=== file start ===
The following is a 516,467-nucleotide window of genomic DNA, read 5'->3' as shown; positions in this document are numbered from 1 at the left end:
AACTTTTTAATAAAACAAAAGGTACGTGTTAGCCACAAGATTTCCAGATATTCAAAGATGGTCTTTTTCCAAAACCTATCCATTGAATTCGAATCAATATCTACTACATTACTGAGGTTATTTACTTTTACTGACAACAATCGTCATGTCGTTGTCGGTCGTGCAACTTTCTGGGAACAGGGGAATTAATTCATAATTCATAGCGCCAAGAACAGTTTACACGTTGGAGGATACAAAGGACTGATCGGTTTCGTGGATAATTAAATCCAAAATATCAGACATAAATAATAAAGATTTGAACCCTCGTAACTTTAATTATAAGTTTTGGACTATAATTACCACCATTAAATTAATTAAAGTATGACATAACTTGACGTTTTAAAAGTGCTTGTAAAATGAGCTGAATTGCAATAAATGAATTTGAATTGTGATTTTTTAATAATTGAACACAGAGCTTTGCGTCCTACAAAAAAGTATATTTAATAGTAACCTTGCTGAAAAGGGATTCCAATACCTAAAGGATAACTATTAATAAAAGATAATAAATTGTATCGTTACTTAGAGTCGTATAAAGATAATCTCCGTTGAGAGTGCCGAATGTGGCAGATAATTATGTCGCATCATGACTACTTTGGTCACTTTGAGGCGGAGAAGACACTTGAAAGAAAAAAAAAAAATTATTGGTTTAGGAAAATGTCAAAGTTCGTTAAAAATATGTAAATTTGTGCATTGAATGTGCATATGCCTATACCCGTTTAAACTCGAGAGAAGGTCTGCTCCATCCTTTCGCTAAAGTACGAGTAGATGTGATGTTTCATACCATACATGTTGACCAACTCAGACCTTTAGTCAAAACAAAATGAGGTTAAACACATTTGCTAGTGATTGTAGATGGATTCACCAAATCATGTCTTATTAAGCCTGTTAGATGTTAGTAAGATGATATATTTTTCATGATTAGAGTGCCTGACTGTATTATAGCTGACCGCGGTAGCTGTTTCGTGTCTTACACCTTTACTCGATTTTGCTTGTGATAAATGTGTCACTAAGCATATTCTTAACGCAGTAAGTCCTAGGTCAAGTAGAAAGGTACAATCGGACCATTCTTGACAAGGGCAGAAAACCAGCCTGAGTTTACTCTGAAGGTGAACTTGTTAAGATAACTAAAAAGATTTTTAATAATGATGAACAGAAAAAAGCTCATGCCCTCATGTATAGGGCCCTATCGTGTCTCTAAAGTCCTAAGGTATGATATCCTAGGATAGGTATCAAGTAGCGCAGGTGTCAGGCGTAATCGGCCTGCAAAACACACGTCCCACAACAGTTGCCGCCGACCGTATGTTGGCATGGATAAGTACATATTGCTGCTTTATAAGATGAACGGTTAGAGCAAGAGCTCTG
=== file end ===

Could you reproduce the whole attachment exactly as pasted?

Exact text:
The following is a 516,467-nucleotide window of genomic DNA, read 5'->3' as shown; positions in this document are numbered from 1 at the left end:
AACTTTTTAATAAAACAAAAGGTACGTGTTAGCCACAAGATTTCCAGATATTCAAAGATGGTCTTTTTCCAAAACCTATCCATTGAATTCGAATCAATATCTACTACATTACTGAGGTTATTTACTTTTACTGACAACAATCGTCATGTCGTTGTCGGTCGTGCAACTTTCTGGGAACAGGGGAATTAATTCATAATTCATAGCGCCAAGAACAGTTTACACGTTGGAGGATACAAAGGACTGATCGGTTTCGTGGATAATTAAATCCAAAATATCAGACATAAATAATAAAGATTTGAACCCTCGTAACTTTAATTATAAGTTTTGGACTATAATTACCACCATTAAATTAATTAAAGTATGACATAACTTGACGTTTTAAAAGTGCTTGTAAAATGAGCTGAATTGCAATAAATGAATTTGAATTGTGATTTTTTAATAATTGAACACAGAGCTTTGCGTCCTACAAAAAAGTATATTTAATAGTAACCTTGCTGAAAAGGGATTCCAATACCTAAAGGATAACTATTAATAAAAGATAATAAATTGTATCGTTACTTAGAGTCGTATAAAGATAATCTCCGTTGAGAGTGCCGAATGTGGCAGATAATTATGTCGCATCATGACTACTTTGGTCACTTTGAGGCGGAGAAGACACTTGAAAGAAAAAAAAAAAATTATTGGTTTAGGAAAATGTCAAAGTTCGTTAAAAATATGTAAATTTGTGCATTGAATGTGCATATGCCTATACCCGTTTAAACTCGAGAGAAGGTCTGCTCCATCCTTTCGCTAAAGTACGAGTAGATGTGATGTTTCATACCATACATGTTGACCAACTCAGACCTTTAGTCAAAACAAAATGAGGTTAAACACATTTGCTAGTGATTGTAGATGGATTCACCAAATCATGTCTTATTAAGCCTGTTAGATGTTAGTAAGATGATATATTTTTCATGATTAGAGTGCCTGACTGTATTATAGCTGACCGCGGTAGCTGTTTCGTGTCTTACACCTTTACTCGATTTTGCTTGTGATAAATGTGTCACTAAGCATATTCTTAACGCAGTAAGTCCTAGGTCAAGTAGAAAGGTACAATCGGACCATTCTTGACAAGGGCAGAAAACCAGCCTGAGTTTACTCTGAAGGTGAACTTGTTAAGATAACTAAAAAGATTTTTAATAATGATGAACAGAAAAAAGCTCATGCCCTCATGTATAGGGCCCTATCGTGTCTCTAAAGTCCTAAGGTATGATATCCTAGGATAGGTATCAAGTAGCGCAGGTGTCAGGCGTAATCGGCCTGCAAAACACACGTCCCACAACAGTTGCCGCCGACCGTATGTTGGCATGGATAAGTACATATTGCTGCTTTATAAGATGAACGGTTAGAGCAAGAGCTCTG